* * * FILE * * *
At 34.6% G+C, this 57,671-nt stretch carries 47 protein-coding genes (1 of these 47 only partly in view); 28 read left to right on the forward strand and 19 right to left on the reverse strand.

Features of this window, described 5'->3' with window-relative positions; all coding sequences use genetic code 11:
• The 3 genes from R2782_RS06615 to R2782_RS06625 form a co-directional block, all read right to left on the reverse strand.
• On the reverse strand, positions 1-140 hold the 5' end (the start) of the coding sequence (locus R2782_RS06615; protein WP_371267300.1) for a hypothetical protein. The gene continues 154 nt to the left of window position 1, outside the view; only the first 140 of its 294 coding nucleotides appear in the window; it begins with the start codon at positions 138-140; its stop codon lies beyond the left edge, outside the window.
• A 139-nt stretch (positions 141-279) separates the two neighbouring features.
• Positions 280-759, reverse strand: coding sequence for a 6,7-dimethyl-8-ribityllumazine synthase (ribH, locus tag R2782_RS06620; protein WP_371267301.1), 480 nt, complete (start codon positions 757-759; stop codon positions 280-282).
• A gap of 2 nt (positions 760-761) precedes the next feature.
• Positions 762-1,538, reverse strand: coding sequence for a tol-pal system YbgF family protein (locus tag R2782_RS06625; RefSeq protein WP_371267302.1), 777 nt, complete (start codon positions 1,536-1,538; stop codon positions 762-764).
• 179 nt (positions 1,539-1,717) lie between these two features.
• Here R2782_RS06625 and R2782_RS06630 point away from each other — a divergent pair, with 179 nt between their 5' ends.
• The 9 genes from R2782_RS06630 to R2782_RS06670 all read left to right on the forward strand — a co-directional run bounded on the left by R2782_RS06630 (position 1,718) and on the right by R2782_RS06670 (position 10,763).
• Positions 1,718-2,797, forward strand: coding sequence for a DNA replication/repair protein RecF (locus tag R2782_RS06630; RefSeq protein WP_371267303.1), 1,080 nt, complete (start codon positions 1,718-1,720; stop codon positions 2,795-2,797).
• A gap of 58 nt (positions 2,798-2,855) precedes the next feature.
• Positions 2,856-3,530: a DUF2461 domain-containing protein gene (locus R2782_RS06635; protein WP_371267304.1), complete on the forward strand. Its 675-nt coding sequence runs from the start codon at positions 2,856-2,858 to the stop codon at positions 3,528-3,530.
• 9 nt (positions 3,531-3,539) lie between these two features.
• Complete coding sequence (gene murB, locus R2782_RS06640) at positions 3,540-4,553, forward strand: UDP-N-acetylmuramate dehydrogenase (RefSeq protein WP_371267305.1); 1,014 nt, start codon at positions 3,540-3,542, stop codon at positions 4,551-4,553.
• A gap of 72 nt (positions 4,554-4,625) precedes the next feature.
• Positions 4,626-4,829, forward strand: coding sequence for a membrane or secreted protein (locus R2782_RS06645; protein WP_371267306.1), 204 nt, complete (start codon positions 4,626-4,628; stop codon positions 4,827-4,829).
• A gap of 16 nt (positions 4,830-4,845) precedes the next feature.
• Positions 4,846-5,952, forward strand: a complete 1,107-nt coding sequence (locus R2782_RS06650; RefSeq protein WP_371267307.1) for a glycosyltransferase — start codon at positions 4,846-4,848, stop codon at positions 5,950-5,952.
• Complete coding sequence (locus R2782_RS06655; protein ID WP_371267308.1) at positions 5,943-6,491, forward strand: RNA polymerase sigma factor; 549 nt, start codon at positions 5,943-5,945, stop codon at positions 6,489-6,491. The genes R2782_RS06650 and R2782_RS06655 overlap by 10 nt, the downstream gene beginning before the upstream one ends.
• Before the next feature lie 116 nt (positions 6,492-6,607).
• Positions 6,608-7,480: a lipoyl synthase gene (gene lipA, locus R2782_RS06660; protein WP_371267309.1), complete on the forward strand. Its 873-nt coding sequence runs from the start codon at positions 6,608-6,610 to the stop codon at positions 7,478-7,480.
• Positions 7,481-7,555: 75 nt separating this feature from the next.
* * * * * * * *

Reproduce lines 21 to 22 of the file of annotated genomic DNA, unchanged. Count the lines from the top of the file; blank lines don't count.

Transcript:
• Complete coding sequence (locus R2782_RS06655; protein ID WP_371267308.1) at positions 5,943-6,491, forward strand: RNA polymerase sigma factor; 549 nt, start codon at positions 5,943-5,945, stop codon at positions 6,489-6,491. The genes R2782_RS06650 and R2782_RS06655 overlap by 10 nt, the downstream gene beginning before the upstream one ends.
• Before the next feature lie 116 nt (positions 6,492-6,607).